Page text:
• In order to encourage individual companies to establish their BCP and BCM structures, common guidelines should be revised in light of the trends of international standards. Manuals on how to establish BCP and BCM structures should be prepared as necessary depending on business types and modes and awareness-raising activities should be carried out to disseminate such guidelines and manuals. [Cabinet Office (Disaster Management); Ministry of Economy, Trade and Industry; and other relevant ministries and agencies]
  • In tandem with structural measures, efforts should be made to create a framework to properly evaluate companies’ systems and capabilities to continue business with the aim of ensuring the effectiveness and further encouraging the establishment of the BCP and BCM structures. Business operators are to be encouraged to secure and develop human resources through ongoing education and training and improve their BCP and BCM structures by implementing the PDCA cycle. Efforts for human resource development and to create a better environment therefor will also be promoted in light of the problem of labor shortage, such as due to the aging of skilled workers in the construction industry engaging in recovery and reconstruction work. [Ministry of Economy, Trade and Industry; Ministry of Land, Infrastructure, Transport and Tourism; and other relevant ministries and agencies]
  • In order to further enhance the effectiveness of individual companies’ BCP and BCM structures, business continuity plans for building regional resilience (provisional title) should be established for each regional block through collaboration of relevant ministries and agencies, their regional branches, local governments and economic organization, etc. [Cabinet Office (Disaster Management); Financial Services Agency; Ministry of Agriculture, Forestry and Fisheries; Ministry of Economy, Trade and Industry; Ministry of Land, Infrastructure, Transport and Tourism; and other relevant ministries and agencies]

(8) Transportation and Logistics

  • Disaster resistance of transportation/logistics facilities should be enhanced depending on regional characteristics of disasters. In particular, with regard to transportation networks in metropolitan areas, where main arteries and hubs for the flows of people and goods and central administrative functions are concentrated, disaster preparedness should be ensured promptly in accordance with the characteristics of each region regarding earthquakes, tsunamis, floods, and other disasters. Such efforts should not be limited to the development of facilities (structural measures), but should include non-structural measures, such as the enhancement of road/maritime/air traffic control, strengthening of training, and promotion of research and development. As an incentive to facility managers, establishment of a mechanism to publicize the progress in efforts to enhance disaster resistance of facilities should be discussed. [National Police Agency; Ministry of Education, Culture, Sports, Science and Technology; and Ministry of Land, Infrastructure, Transport and Tourism]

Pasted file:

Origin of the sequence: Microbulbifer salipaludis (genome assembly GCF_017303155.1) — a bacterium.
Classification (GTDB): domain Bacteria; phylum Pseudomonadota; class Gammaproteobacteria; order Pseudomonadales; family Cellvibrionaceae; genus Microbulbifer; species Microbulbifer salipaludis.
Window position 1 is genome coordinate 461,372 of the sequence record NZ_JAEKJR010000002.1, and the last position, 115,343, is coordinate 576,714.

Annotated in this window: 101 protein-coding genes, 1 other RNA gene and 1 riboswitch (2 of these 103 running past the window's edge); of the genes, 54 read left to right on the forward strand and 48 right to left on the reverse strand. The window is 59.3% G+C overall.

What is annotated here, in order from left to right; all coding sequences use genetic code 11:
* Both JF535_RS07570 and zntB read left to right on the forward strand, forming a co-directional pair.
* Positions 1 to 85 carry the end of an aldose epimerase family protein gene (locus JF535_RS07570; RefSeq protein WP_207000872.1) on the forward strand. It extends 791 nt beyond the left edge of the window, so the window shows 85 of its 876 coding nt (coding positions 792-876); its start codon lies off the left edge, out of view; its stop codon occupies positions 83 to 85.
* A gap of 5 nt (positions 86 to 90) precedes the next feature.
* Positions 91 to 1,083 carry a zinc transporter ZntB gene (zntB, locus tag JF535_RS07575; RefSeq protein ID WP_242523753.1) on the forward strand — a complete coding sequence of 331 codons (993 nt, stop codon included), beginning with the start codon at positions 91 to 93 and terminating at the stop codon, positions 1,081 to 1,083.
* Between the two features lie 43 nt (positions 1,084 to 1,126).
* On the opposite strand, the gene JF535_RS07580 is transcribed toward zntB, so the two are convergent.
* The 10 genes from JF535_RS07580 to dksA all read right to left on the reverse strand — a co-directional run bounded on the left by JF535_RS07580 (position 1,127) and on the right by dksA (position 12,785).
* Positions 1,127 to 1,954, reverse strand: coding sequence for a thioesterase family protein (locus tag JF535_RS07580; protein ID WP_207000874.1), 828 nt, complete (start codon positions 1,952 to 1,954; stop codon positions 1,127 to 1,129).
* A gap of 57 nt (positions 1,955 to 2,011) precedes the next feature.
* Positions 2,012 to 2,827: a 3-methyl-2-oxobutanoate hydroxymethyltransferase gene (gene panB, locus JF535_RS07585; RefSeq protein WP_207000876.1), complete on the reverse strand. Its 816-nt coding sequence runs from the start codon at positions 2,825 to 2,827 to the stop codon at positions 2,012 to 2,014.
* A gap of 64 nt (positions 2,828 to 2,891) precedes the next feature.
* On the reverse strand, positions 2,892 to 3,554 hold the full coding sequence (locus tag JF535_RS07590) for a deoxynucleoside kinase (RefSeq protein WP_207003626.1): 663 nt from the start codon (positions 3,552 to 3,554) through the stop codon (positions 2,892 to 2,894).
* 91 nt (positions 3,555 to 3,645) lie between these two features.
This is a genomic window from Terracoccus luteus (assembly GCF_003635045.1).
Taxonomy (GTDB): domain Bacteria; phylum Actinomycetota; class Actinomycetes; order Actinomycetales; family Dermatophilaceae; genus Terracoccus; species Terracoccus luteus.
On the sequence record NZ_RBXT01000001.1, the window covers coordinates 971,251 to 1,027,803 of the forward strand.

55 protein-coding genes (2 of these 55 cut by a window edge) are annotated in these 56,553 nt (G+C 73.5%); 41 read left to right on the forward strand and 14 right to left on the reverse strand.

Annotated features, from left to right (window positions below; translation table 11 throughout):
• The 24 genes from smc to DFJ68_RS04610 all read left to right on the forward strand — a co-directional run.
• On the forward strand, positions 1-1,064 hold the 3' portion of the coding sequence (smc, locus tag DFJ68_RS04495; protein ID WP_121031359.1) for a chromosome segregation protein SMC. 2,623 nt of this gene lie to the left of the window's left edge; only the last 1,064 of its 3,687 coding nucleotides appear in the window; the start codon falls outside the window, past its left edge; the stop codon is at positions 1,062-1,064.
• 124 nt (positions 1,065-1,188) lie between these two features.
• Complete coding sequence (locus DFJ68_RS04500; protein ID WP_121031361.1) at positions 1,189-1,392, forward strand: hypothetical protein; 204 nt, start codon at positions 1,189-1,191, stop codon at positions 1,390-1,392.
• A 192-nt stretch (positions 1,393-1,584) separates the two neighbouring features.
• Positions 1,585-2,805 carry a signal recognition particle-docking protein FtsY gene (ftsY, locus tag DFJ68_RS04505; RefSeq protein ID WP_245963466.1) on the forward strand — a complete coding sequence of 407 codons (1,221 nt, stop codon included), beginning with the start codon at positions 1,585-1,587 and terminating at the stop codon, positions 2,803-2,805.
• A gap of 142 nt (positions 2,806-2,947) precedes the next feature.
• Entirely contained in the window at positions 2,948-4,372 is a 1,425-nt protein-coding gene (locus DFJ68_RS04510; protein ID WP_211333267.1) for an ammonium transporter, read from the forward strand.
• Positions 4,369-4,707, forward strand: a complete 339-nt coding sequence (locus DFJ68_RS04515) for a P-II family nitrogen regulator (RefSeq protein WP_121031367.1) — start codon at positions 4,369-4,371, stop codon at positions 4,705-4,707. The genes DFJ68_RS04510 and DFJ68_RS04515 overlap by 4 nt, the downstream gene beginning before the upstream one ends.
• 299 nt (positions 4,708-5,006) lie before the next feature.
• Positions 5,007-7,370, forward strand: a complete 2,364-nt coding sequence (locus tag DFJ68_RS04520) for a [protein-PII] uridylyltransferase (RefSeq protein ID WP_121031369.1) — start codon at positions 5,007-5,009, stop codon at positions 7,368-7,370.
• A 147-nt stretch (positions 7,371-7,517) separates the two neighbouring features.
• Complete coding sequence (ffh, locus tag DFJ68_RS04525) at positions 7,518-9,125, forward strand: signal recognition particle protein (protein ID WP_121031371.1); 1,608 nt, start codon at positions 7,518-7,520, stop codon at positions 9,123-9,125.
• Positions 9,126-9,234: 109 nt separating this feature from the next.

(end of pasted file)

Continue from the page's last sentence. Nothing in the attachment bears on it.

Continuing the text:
• With regard to main arteries and hubs for the flows of people and goods that support the economy of Japan, alternate transportation routes from the broad-based perspective and narrowly focusing on specific areas should be ensured on the premise that the arteries may be disrupted or the hubs may become dysfunctional due to any large-scale natural disaster. In particular, as one of the alternate transportation routes for the vital east-west main artery, which is the core of Japanese economic society, the project of the Linear Chuo Shinkansen is being promoted for ensuring interconnection and substitutability among different transport modes, from a national perspective, with the aim of bringing about innovation in the national land structure with the linear trains’ ultrahigh speed. JR Tokai, which is the responsible entity, will promote this project in collaboration and cooperation with the national and local governments. Additionally, the Ministry of Land, Infrastructure, Transport and Tourism will endeavor to steadily develop expressway networks, including the Shin Tomei Expressway. [Ministry of Land, Infrastructure, Transport and Tourism]
  • When developing alternate transportation routes, transportation/logistics business operators should develop necessary structural measures by properly ascertaining the required capacity and functions, and at the same time, they should prepare sufficient non-structural measures, such as the strengthening of collaboration with other business operators, enhancement of their BCP and BCM structures including the establishment of joint BCP and BCM structures across multiple companies, and provision of training, so that alternate transportation can be commenced promptly after the occurrence of a disaster. [Ministry of Agriculture, Forestry and Fisheries; and Ministry of Land, Infrastructure, Transport and Tourism]